Thomas C. Harrington, Department of Plant Pathology and Microbiology, Iowa State University, Ames 50014;
Qiong Huang, College of Plant Protection, Yunnan Agricultural University, Kunming, 650201, China;
Maria A. Ferreira, Department de Fitopatologia, Universidade Federal de Lavras, Minas Gerais, 37200000, Brazil; and
Acelino C. Alfenas, Department of Fitopatologia, Universidade Federal de Viçosa, Minas Gerais, 36570, Brazil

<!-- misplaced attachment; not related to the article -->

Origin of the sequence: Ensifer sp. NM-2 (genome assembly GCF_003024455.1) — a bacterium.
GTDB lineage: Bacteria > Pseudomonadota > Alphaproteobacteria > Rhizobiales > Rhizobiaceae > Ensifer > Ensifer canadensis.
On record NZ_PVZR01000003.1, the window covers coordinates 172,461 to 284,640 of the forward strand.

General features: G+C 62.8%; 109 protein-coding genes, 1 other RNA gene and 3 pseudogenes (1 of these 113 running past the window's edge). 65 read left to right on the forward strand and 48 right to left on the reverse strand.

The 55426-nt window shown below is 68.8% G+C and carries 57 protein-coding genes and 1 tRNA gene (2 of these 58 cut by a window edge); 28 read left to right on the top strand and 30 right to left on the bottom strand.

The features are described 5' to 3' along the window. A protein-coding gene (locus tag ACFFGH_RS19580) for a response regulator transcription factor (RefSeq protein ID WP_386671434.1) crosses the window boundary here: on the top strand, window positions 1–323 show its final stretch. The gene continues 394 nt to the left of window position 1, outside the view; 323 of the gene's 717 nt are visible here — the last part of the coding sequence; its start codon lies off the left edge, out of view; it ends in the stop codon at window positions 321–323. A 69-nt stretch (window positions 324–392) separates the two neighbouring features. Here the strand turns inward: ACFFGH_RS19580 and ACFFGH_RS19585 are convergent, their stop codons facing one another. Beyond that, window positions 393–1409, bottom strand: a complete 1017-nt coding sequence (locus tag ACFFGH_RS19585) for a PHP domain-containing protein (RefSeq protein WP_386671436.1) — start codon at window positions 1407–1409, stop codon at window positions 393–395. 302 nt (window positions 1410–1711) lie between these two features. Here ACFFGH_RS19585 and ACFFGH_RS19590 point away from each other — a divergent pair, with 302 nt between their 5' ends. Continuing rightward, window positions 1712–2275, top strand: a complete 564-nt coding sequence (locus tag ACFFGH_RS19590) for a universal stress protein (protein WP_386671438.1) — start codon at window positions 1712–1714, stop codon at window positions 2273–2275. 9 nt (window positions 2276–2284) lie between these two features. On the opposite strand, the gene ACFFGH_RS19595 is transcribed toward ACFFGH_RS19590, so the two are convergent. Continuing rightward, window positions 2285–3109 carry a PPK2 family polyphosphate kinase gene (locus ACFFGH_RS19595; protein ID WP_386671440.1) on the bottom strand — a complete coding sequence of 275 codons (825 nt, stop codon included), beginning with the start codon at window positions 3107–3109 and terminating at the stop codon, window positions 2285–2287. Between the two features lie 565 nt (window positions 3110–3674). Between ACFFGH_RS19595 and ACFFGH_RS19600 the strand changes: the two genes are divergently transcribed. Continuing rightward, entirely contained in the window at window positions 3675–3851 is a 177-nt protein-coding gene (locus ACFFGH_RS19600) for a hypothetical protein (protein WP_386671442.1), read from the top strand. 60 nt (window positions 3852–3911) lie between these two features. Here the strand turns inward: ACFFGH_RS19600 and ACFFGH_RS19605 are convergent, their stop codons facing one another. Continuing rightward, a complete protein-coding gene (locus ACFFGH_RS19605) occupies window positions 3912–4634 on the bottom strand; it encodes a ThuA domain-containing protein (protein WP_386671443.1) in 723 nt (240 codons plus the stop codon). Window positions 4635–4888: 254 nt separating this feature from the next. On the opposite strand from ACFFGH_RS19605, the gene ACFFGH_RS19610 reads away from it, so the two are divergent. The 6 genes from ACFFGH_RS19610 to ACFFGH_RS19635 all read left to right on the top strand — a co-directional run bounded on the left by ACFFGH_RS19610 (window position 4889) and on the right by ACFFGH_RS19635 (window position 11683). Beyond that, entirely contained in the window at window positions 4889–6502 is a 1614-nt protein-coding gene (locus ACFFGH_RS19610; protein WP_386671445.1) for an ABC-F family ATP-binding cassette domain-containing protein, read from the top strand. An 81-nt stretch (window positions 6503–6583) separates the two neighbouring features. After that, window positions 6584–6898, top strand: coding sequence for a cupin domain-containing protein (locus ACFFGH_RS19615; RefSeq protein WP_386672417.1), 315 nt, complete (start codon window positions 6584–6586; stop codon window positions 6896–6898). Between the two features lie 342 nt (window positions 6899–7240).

Genotypes of the Latin American wilt pathogen Ceratocystis fimbriata have been moved around the world in vegetatively propagated material of various crop plants, including Ipomoea batatas (sweet potato), Colocasia esculenta (taro), and Eucalyptus spp. When compared to a worldwide collection of isolates of C. fimbriata, isolates from taro, Punica granatum (pomegranate), and Eriobotrya japonica (loquat) from Yunnan Province, China were found to have sequences of internal transcribed spacer (ITS) rDNA and mating type genes that were identical to isolates from Eucalyptus in Brazil. Analyses of 35 isolates with 14 microsatellite markers revealed that the Yunnan population was nearly uniform, consisting of only 19 alleles and seven closely related genotypes, suggesting that the population is not natural and is the result of an introduction. As in comparisons of sequences of ITS rDNA and mating type genes, the microsatellite alleles of the Yunnan isolates were most similar to those of Eucalyptus isolates from Minas Gerais and Bahia, Brazil, where C. fimbriata is native, soilborne, and commonly infects cuttings of Eucalyptus spp. used for rooting in nurseries. Thus, the Yunnan population, which is causing severe losses on pomegranate, may have been indirectly derived from introductions of C. fimbriata in contaminated Eucalyptus cuttings from Brazil.